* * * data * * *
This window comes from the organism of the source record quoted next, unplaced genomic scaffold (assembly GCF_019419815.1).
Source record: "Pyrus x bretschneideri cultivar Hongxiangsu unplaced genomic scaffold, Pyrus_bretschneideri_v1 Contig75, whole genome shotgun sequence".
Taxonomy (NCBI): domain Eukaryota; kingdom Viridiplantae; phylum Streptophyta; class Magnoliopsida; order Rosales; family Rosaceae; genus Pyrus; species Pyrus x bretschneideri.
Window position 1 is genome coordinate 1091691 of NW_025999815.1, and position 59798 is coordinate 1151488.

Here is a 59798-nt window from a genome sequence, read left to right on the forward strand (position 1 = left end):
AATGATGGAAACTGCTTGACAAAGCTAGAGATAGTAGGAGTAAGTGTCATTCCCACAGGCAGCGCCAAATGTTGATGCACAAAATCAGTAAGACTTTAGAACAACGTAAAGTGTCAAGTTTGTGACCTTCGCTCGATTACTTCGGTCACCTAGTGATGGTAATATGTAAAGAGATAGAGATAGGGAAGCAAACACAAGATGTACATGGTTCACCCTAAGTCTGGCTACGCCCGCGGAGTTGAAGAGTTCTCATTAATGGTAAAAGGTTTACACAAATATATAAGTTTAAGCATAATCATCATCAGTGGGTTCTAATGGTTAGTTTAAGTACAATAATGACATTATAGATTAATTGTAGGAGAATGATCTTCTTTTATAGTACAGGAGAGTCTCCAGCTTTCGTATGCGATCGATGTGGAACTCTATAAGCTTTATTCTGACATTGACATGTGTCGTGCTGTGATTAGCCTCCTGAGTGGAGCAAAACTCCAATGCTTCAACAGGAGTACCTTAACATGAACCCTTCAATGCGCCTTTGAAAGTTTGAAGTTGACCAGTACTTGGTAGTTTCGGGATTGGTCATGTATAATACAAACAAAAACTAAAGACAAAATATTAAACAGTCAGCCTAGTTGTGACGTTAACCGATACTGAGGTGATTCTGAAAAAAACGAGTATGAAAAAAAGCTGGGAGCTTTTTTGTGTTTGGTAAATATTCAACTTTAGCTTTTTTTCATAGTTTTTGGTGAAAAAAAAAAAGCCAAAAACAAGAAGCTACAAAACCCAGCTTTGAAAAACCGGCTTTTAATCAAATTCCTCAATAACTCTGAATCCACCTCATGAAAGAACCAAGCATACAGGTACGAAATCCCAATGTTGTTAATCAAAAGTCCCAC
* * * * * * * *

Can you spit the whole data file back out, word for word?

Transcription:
This window comes from the organism of the source record quoted next, unplaced genomic scaffold (assembly GCF_019419815.1).
Source record: "Pyrus x bretschneideri cultivar Hongxiangsu unplaced genomic scaffold, Pyrus_bretschneideri_v1 Contig75, whole genome shotgun sequence".
Taxonomy (NCBI): domain Eukaryota; kingdom Viridiplantae; phylum Streptophyta; class Magnoliopsida; order Rosales; family Rosaceae; genus Pyrus; species Pyrus x bretschneideri.
Window position 1 is genome coordinate 1091691 of NW_025999815.1, and position 59798 is coordinate 1151488.

Here is a 59798-nt window from a genome sequence, read left to right on the forward strand (position 1 = left end):
AATGATGGAAACTGCTTGACAAAGCTAGAGATAGTAGGAGTAAGTGTCATTCCCACAGGCAGCGCCAAATGTTGATGCACAAAATCAGTAAGACTTTAGAACAACGTAAAGTGTCAAGTTTGTGACCTTCGCTCGATTACTTCGGTCACCTAGTGATGGTAATATGTAAAGAGATAGAGATAGGGAAGCAAACACAAGATGTACATGGTTCACCCTAAGTCTGGCTACGCCCGCGGAGTTGAAGAGTTCTCATTAATGGTAAAAGGTTTACACAAATATATAAGTTTAAGCATAATCATCATCAGTGGGTTCTAATGGTTAGTTTAAGTACAATAATGACATTATAGATTAATTGTAGGAGAATGATCTTCTTTTATAGTACAGGAGAGTCTCCAGCTTTCGTATGCGATCGATGTGGAACTCTATAAGCTTTATTCTGACATTGACATGTGTCGTGCTGTGATTAGCCTCCTGAGTGGAGCAAAACTCCAATGCTTCAACAGGAGTACCTTAACATGAACCCTTCAATGCGCCTTTGAAAGTTTGAAGTTGACCAGTACTTGGTAGTTTCGGGATTGGTCATGTATAATACAAACAAAAACTAAAGACAAAATATTAAACAGTCAGCCTAGTTGTGACGTTAACCGATACTGAGGTGATTCTGAAAAAAACGAGTATGAAAAAAAGCTGGGAGCTTTTTTGTGTTTGGTAAATATTCAACTTTAGCTTTTTTTCATAGTTTTTGGTGAAAAAAAAAAAGCCAAAAACAAGAAGCTACAAAACCCAGCTTTGAAAAACCGGCTTTTAATCAAATTCCTCAATAACTCTGAATCCACCTCATGAAAGAACCAAGCATACAGGTACGAAATCCCAATGTTGTTAATCAAAAGTCCCAC